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Discussion Starter #1
We were riding through the Adirondacks last week, and on the way back from WhiteFace Mtn. we got caught in a hellacious thunderstorm for about half an hour. The next day I had occasion to use the horn (cheerfully warning off a roadside turkey), but all I got was a high-pitched whistle, kind of like a kid's little toy train whistle. How embarrassing! I understand it probably sucked in some water during the rain, but it shouldn't have been too bad since I never used the horn while it was raining.
Since then, it's been intermittently working, but mostly still that high-pitched whistle. The Denali is mounted in exactly the same location as the Stebel horn, as per Pat Walsh's instructions. (The Stebel failed after about a year.)
Any idea how this can be fixed? I can't even find mention of any warranty for this, even from Twisted Throttle (where I bought it). I've only had it since January, and I'm kind of disappointed with these repeated air-horn failures. Although they ARE pretty loud, when they work... :confused:
 

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Discussion Starter #2
OK so I expressed an opinion about this horn, but I DID also have a question whether anyone knew how to fix the issue...

Anyone?

Also, I googled this and only found ONE similar example, on another motorcycle forum. The responses there were mostly, "I don't ride in the rain." Losers!
 

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They definitely don't like any water getting into the compressor. I mounted mine tilted and pretty protected so water will not creep in and sealed all parts with silicone to stop water getting into any gaps. Has been through some heavy rains, ok since several years now.
 

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Discussion Starter #5
Thanks for the replies! Yea found nothing searching for Denali Soundbomb, (although it IS very similar to the Stebel). Actually I can't even find the intake on this one, the Stebel had a clearly identifiable intake, and some tubing connected to that to keep water out. I'll have to unbolt the Denali from the bike and really inspect it, definitely will hit it with some lubricant and see how that works. I like the silicone sealer idea. Thanks guys!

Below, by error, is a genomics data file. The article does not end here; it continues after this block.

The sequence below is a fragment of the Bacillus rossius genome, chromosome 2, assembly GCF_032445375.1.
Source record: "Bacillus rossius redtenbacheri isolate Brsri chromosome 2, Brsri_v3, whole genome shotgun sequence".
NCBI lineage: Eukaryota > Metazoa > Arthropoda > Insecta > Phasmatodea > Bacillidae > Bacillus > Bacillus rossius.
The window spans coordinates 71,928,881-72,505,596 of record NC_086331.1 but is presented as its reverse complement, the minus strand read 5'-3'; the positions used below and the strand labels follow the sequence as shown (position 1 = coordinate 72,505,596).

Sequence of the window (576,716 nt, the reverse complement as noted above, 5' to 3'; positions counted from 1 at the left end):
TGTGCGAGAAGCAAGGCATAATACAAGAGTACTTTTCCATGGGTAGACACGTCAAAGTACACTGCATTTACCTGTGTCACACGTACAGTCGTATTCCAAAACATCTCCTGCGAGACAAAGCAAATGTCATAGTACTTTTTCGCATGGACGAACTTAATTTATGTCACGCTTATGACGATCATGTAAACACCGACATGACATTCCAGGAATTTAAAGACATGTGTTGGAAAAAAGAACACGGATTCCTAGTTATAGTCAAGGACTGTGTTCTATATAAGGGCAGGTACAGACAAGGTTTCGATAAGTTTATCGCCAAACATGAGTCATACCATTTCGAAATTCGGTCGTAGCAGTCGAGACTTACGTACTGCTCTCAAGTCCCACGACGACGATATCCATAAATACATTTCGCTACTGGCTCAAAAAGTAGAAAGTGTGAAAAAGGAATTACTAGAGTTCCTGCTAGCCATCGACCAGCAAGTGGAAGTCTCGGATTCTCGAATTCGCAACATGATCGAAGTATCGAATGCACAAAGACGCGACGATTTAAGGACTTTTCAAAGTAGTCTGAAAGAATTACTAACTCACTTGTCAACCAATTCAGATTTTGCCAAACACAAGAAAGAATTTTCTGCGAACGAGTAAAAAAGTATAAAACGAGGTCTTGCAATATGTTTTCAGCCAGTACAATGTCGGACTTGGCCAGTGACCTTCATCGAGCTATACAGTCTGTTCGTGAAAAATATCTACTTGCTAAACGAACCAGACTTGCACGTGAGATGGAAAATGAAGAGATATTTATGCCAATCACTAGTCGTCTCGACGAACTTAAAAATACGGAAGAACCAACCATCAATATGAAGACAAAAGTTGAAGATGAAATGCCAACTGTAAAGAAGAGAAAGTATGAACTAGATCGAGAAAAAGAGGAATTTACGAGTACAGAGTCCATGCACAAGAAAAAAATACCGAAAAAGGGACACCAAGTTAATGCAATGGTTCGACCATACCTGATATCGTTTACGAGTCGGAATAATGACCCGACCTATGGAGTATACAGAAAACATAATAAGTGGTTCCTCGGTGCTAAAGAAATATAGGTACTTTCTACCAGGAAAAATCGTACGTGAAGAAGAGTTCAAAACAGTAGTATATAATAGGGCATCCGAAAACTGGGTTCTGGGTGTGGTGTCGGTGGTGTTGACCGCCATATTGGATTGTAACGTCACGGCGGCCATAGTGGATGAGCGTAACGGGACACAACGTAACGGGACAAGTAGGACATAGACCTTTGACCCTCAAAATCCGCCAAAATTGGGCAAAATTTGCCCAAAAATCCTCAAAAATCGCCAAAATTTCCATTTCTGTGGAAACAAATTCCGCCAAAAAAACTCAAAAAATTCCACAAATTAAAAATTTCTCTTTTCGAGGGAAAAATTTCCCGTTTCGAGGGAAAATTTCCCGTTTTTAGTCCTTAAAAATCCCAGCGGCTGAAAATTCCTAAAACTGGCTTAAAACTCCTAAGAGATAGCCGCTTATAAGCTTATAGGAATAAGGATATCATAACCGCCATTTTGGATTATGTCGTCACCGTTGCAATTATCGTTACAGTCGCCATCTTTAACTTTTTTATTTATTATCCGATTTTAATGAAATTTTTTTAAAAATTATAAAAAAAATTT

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Discussion Starter #6
Took the horn off the bike and found the compressor intake for the Denali. (Yea, I should've taken a picture.) It's centered directly under the compressor, two slots molded into the plastic.

So I liberally sprayed inside the trumpets with some WD-40, then also dropped some Dupont Teflon lubricant into the intakes. Hooked it back up and activated it a few times, lubed it a bit more, and now it sounds as good as new. Reinstalled and I'm good to go. I like my loud horn! >:)

Trapperdog & Blaustrom, thanks for your help!
 

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Mounting Angle

With the Strebel Nautilus Horn and also the Denali horn certain mounting angles have to be followed to avoid failures.

...The instructions note that "the horn should be mounted so that the cylinder is vertical with the horn facing down. There should be no more than a 25 degree variance from the vertical position."...Here's a photo of the original incorrect mounting orientation. The cylinder is horizontal and we confirmed with Twisted Throttle that this is incorrect and will cause the horn to fail:
Denali Soundbomb Horn Review - webBikeWorld

 

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Discussion Starter #8
Yea, I received the instructions with both the Stebel and Denali horns, and have mounted both as directed. Thanks for the recap though.

The Stebel failure was a little different. The bike had been parked over the winter, in the garage, for a couple of months. (Normally I get in at least one or two rides per month even in December and January, during the Winter- I'm slipping!) So for no reason the Stebel started sounding like someone was strangling a goose.... I was going to try oiling the intake, but then found that the whole piece where the hose attaches, was cracked off; probably due to vibration. A dual failure after less than a year of installation.

I like the fact that the Denali has a simpler type of construction, and I'm encouraged by the results of this "fix" so far. Time will tell.
 

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Took the horn off the bike and found the compressor intake for the Denali. (Yea, I should've taken a picture.) It's centered directly under the compressor, two slots molded into the plastic.

So I liberally sprayed inside the trumpets with some WD-40, then also dropped some Dupont Teflon lubricant into the intakes. Hooked it back up and activated it a few times, lubed it a bit more, and now it sounds as good as new. Reinstalled and I'm good to go. I like my loud horn! >:)

Trapperdog & Blaustrom, thanks for your help!
This is the fix I did on the Stebel and it has been working great for the 7 years since.
 
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